Hasselblad lost, Leica under pressure, Sony flexes its muscles, Nikon steals the show, Fujifilm has a winner
The last thing I saw from the once great Swedish camera maker was one of its medium format cameras in Ferrari livery. Now Hasselblad has put its name on a $1000 Sony NEX, added some Hasselbling (thanks to Mile Chisholm) and added $5000 to the price. Of course, that's pocket money compared to the $35,000 plus Hassy charges pro shooters for its HD-series medium format cameras. That’s all about to change, CEO Larry Hansen told the press at Photokina: in addition to the Sony-based mirrorless compact, the Hasselblad Lunar, there will be a full-frame DSLR and high-end compact camera.
Luca Alessandrini from Hasselblad explained: ‘The Lunar is a celebration of the passion that the company’s founder Victor Hasselblad had for photography. For the first time the market now has a camera embracing traditional Hasselblad state-of-the-art image capture combined with stunning Italian design features. And for the first time ever we are using carbon fiber, titanium, wood, leather and precious metals – including gold. The camera grip itself offers unparalleled ergonomics and has been developed to embrace both compact E-mount and the larger professional A-mount lenses.'
5,000 dollars? For pimping a Sony NEX-7? Would you buy one?
LEICA CUTS PRICES
Meanwhile, Leica announced that all Leica rangefinder-type cameras from now on will be called "M." Not M9 or M10, just "M." The new M uses a 24-MP CMOS sensor made by the Belgian company CMOSIS. It will fall in line with competition by offering live view and focus peaking. The M will use the same EVF as the much cheaper X2. The M will be a little cheaper than the M9 (about $7000).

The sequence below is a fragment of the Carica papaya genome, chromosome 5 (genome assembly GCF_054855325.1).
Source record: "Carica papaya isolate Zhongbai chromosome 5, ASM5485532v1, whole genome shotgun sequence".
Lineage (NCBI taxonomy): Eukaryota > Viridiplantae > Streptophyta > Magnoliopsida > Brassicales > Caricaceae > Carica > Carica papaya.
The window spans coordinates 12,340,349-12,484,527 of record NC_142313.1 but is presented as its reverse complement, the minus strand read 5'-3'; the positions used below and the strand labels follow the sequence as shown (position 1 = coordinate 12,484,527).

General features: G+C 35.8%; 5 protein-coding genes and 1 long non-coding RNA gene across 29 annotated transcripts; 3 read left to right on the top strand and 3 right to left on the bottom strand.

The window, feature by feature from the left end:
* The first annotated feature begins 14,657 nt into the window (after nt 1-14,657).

The M9 will continue at a reduced price - $5.5K – under a new model name: M-E. Mike Johnston of TOP asked: ‘who really wants to spend $5,450 on a camera widely understood to be a status symbol but also wants to broadcast to the world the fact that he's too cheap to spend an additional $1,500 [on the top model]?’ Good question, but Mike forgets that the people Leica buyers will try to impress will only see the famous brand and the red dot. They'll have no idea that it's not the top model.
Leica’s medium format S2 will now be called the ‘S’, after a minor upgrade. It all looks a bit like they’re rearranging the deck chairs, doesn’t it? With Hasselblad, it looks more like capitulation, going with Sony and adding expensive touches of luxury. Earlier this year, we witnessed the disintegration of the once mighty Kodak. This is all a bit painful, but don’t let anyone tell you that these companies are victims of the digital revolution – they are victims of poor management that lacks essential vision.
Meanwhile, Nikon released the D600 for real photographers, working photographers and others who want the best IQ money can buy. The Nikon D600 sits in third place on the DxOMark sensor quality scale, right behind the D800 and D800E. Ahead of the D4 and various D3s. Way ahead of Hasselblads and Leicas. Just look at these DxOMark comparisons:
The D600 is a $2000 Full Frame camera in a D7000 body. Or a D3x in a D7000 body, as Thom Hogan put it. Only a year or 2 ago, the D3x cost as much as a Leica. The D600 sensor is a more sensible 24mp variant of the new D800 36mp FX sensor. On the DxO sensor scale, the D600 sits in third place behind the D800E/D800 pair.
$2100. Canon was quick to announce the 6D, a smaller version of the 5D MK III, for the same price. The difference is that the D600 is already shipping, the Canon will ship by Christmas. Canon enthusiasts rightly complain that the DxO system is hard on their sensors. They argue that the 5D MkIII is pretty close to a D700 in dynamic range and low-light performance, out there in the real world. And they have a point most likely, but DxO is all we have when it comes to independent sensor testing.
The D600 uses an FX version of the multi-CAM4800 39-point autofocus system. The viewfinder is huge of course, compared to the D7000, and bright and detailed with plenty of info to let you keep shooting without the need to take your eye off the action. Compared to the D800, limitations include a 1/4000 sec maximum shooting speed (vs 1/8000), 1/200 Flash Sync speed (vs 250), and 2 SD cards (vs 2 CF cards).